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After applying your tinted moisturizer (or not, if you’re a guy and not into that sort of thing), spray on a little of this miracle product to freshen up your skin. It will give you that dewey glow – the kind that warrants the use of the word “dewey,” I think – that fools folks into thinking you didn’t just get off a flight. The scent is wonderfully calming.

The Breath Freshener – C.O. Bigelow Mentha Shimmer Tint ($7.50).

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This lip moisturizer doubles as a breath freshener. I love it! You can choose one with a tint and shimmer, or just a plain ole moisturizer. Either way, those around you will be glad you put some on.

Finally, a few more things to consider packing in that bag: a pen (to fill out your landing card), socks (since no one really likes wearing shoes on a plane, right?) and sample perfume vials from a department store (just wait until you’re off the plane so as not to suffocate your fellow passengers!).

Hope you enjoyed these tips and consider making your own kit. If you have any other “must have” items, let me know. And I promise I’ll start trying to write again!

Happy trails!

 

 

 

 

 

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Pack These Before You Go!

As a frequent traveler, I can practically pack in my sleep. No matter where I’m heading or what I’m doing, I always pack a few key items to ensure that my travel and my stay are comfortable and productive.

Here are a few must-have items you should pack before you go:

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How to Sleep on a Plane

I just got back from London and Paris for the Thanksgiving holiday (more on that later). I flew Virgin Atlantic, and I highly recommend it. Despite all the plush amenities this airline offers, I, yet again, was unable to sleep on the plane – either on the red eye to London or on the midday return flight to the States.

Must be nice! (Healthy Living Blog)

Must be nice! (Photo Credit: Healthy Living Blog)

Whether it’s excitement about arriving at my destination or a skewed body clock, I can never settle in and get some shut eye. So I turned to the Internet – where else? – to pull together the best tips for using your meaningless hours on an airplane meaningfully – getting some rest.

Here are 8 ways to fall (and stay) asleep on an airplane:

  1. Pick the right itinerary. Multiple travel resources say the surest way to nod off is to select an itinerary that will have you flying when you normally would be asleep. If you depart at 7 p.m., you’ll have a few hours to read or watch a movie before easing into your slumber. Then, you can awake at a somewhat reasonable time (this is most true with transatlantic flights), allowing your rested body to adjust to your new time zone and environs.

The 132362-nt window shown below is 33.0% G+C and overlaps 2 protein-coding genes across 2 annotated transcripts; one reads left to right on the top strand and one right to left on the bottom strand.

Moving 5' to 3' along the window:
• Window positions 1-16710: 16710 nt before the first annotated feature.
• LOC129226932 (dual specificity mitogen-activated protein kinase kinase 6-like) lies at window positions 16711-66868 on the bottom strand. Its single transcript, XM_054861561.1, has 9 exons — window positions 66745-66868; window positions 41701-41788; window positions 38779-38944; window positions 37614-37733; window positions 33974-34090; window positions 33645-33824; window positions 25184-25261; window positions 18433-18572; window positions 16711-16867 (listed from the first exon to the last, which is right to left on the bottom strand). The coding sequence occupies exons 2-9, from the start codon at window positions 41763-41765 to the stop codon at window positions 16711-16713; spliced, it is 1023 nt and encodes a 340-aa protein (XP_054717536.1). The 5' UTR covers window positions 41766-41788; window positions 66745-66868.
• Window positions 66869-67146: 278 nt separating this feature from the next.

2. Make sure you’re sitting in a sensible spot. Most people (I am one of them) prefer to sit at the front of the plane. It makes for easier disembarkation when you’re ready to get off the vessel. But the front of the plane is typically the nosiest – it’s close to bathrooms, the cockpit and staff moving about. Sitting toward the middle of the aircraft means you’re less likely to be distracted by others on the plane. Real Simple suggests opting for the window seat of an exit row, but those spots are often hard to come by. The magazine says that in order to maximize your seat (and sleep) opportunities, fly on a Tuesday or Wednesday.
  3. Properly accessorize. If it’s bright outside, noisy on the plane or you just can’t manage to “turn your brain off,” a sleep mask and earplugs are a great option. They will simulate (as best as possible) a more normal sleeping environment. Frequent travelers may want to invest in Bose headphones.

    Keep your seat reclined at a 135 degree angle for maximum comfort.

  4. Adjust your seat. The indelible Daily Telegraph has discovered the proper way to align your seat for maximum rest. According to the British Chiropractors Association, the magic number is 135 (degrees, that is).
  5. Drink lots of water – before you get on the plane. Hydration is a critical component to restful sleep. Because you don’t want to scoot through the aisles every hour or two to pop into the loo, try to hydrate 12-24 hours prior to your flight. You’ll feel a lot better when you arrive at your destination, too.
  6. Avoid sugar. Food gives your body energy and thus, makes you antsy on board. Skip the snack or meal and snooze through your flight.